Studies on Health, Family, & Migration
The theme of health in Haiti is closely linked to those of the Family, Migration and Religion. The sweeping social and political transformations experienced by Haitian society – such as the contemporary crisis of authority and the state’s failure to take responsibility for the population, the phenomenon of the diaspora, the transformation of the peasantry and urban communities, and so forth – have engendered new kinds of social ties. What are the implications of these transformations for public health policies, strategies for fighting diseases, and the logics of decision-making at familial, local, national and transnational levels? The Laboratory themes intersect a set of inextricable issues: generations, processes of collective identification, conceptions of pathology and normality, the production of social ties in the context of the transnational circulation of people, ideas, goods, values, technologies and sociocultural practices.
The lines of research currently being developed in this Laboratory are:
1. Mobility, Risk and Disease
2. Migration, Family and Social Order
3. Violence, Sexuality and Domesticity
Migration for Development and Equality (MIDEQ)
The South-South Migration, Inequality and Development Hub (MIDEQ) unpacks the complex and multi-dimensional relationships between migration and inequality by examining this understudied, yet prevalent, phenomenon in the context of 12 countries in the Global South.
Linking sending and receiving nations in the Global South through what we call, "corridors," MIDEQ aims to deepen our understanding of the relationship between migration and inequality. The nations constituting MIDEQ's six corridors include: Burkina Faso - Côte d'Ivoire; Ethiopia - South Africa; China - Ghana; Egypt - Jordan;Nepal - Malaysia and Haiti - Brazil.
Interrelations between Public Policies, Migration and Development
Funded by the Organisation for Economic Co-operation and Development (OECD)
Study Final Report (in French)
The aim of this initiative is to enhance the capacity of OECD partner countries to integrate the migration dimension into the design and implementation of their development strategies and public policies. The expected results of the project on interrelations between public policies, migration and development are to provide:
a. Evidence-based knowledge of the significance of migration in target countries’ development strategies, in this case Haiti;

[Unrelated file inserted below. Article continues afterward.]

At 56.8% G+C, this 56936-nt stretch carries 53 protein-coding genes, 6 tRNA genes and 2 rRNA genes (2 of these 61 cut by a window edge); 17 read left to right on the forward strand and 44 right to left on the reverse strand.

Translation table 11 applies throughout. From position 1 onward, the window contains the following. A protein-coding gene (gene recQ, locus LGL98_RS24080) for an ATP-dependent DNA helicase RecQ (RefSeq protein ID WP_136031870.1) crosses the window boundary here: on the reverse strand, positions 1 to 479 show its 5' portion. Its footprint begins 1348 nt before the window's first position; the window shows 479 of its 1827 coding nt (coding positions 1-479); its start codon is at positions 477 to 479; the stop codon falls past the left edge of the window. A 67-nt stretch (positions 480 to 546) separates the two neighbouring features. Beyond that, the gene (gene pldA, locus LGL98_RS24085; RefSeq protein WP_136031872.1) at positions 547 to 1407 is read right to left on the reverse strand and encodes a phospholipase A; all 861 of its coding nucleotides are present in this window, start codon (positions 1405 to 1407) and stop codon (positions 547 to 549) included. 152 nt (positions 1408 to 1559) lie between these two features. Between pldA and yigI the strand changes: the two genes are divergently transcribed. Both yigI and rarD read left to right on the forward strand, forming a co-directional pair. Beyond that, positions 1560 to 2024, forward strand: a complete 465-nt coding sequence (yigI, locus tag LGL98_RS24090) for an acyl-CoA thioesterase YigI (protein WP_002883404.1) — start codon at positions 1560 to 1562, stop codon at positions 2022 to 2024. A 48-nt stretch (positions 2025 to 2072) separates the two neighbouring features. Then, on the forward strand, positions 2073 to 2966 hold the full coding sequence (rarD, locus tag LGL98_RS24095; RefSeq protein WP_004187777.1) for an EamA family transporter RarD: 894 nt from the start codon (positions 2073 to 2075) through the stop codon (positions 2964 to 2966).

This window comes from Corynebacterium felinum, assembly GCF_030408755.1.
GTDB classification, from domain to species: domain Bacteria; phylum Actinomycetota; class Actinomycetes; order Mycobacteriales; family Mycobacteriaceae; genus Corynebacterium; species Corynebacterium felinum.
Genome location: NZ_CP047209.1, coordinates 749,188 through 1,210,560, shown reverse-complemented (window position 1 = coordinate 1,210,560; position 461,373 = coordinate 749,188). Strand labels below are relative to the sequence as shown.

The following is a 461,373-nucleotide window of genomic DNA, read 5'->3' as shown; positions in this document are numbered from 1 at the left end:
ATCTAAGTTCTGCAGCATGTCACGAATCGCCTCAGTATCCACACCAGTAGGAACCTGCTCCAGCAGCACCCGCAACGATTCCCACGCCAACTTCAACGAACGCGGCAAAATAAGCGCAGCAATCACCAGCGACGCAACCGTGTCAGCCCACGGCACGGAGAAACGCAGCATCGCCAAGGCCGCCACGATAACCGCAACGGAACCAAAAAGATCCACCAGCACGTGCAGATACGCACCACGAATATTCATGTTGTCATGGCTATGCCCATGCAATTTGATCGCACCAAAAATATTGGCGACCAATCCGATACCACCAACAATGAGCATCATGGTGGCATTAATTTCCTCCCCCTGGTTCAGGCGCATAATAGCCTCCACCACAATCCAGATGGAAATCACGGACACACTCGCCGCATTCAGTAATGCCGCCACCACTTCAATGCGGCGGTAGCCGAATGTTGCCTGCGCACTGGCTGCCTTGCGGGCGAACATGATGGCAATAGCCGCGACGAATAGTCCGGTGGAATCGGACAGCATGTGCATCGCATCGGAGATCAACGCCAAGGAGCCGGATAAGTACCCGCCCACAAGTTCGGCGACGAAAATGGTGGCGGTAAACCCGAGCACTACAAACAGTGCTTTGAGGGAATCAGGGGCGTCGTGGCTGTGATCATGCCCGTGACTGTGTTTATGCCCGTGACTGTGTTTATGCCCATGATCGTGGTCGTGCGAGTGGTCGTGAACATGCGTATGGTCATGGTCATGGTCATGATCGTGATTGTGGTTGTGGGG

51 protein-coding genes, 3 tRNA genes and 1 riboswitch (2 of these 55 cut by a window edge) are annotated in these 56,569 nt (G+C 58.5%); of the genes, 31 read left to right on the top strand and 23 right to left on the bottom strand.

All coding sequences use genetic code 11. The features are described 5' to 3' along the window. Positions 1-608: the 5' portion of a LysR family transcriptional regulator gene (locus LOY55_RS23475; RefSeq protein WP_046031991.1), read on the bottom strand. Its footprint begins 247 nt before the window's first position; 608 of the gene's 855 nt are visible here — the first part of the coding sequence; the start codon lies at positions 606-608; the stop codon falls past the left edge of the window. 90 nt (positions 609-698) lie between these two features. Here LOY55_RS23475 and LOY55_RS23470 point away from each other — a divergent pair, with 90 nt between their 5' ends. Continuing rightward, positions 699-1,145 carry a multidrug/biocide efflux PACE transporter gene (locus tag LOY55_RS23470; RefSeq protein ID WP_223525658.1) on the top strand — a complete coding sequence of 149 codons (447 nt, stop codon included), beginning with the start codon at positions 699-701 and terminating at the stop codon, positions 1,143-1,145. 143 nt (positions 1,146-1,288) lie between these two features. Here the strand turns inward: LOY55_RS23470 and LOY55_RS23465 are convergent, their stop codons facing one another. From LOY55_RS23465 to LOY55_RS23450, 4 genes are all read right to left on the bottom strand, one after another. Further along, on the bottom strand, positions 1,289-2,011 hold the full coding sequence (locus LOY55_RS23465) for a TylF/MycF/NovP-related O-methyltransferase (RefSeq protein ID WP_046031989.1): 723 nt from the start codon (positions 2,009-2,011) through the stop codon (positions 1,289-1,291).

b. Better understanding of the impact of public policies (both migration and non-migration related policies) on migration patterns and migrants’ situation in/from Haiti;
c. Better understanding of the impact of decisions adopted in relation to migration on other policy domains and ultimately on the socio-economic development of Haiti and destination countries;
d. Reinforcement of Haiti's capacity to properly take the migration dimension into account when designing and implementing public policies and development strategies;
e. Guidance for policy dialogue provided on the issues in the light of the results of analysis and field work.
Diaspora Impact on the Capacity for Recovery in Conflict and Crisis
Principal Investigators: Louis Herns Marcelin, INURED and University of Miami; Patricia Weiss Fagen, Senior Associate, Institute for the Study of International Migration, Georgetown University; Ariel Armony, Center for Latin American and Caribbean Studies, University of Miami; Toni Cela, Columbia University; Stephen C. Lubkemann, George Washington University; Nicholas Van Hear, Centre on Migration, Policy and Society (COMPAS), University of Oxford.
Mental Health Community Assessment Central Plateau
Gary Belkin, Associate Professor and Director, Program in Global Mental Health, New York University School of Medicine and Senior Director for Psychiatric Services, New York City Health and Hospitals Corporation, Partners in Health
Mental Health Intervention among Haitian Limb-loss Victims of the Earthquake
Yuval Neria, Director, Trauma and PTSD Program, Columbia University; Helena Verdeli, New York State Psychiatric Institute and Department of Psychiatry, Columbia University; Bryan Page, Chair Department of Anthropology, University of Miami
Caribbean Regional Hub for Mental Health Service Research and Capacity Building
Gary Belkin, New York University School of Medicine; The University of West Indies and INURED; Myrvine Fleureau, Université Paris 8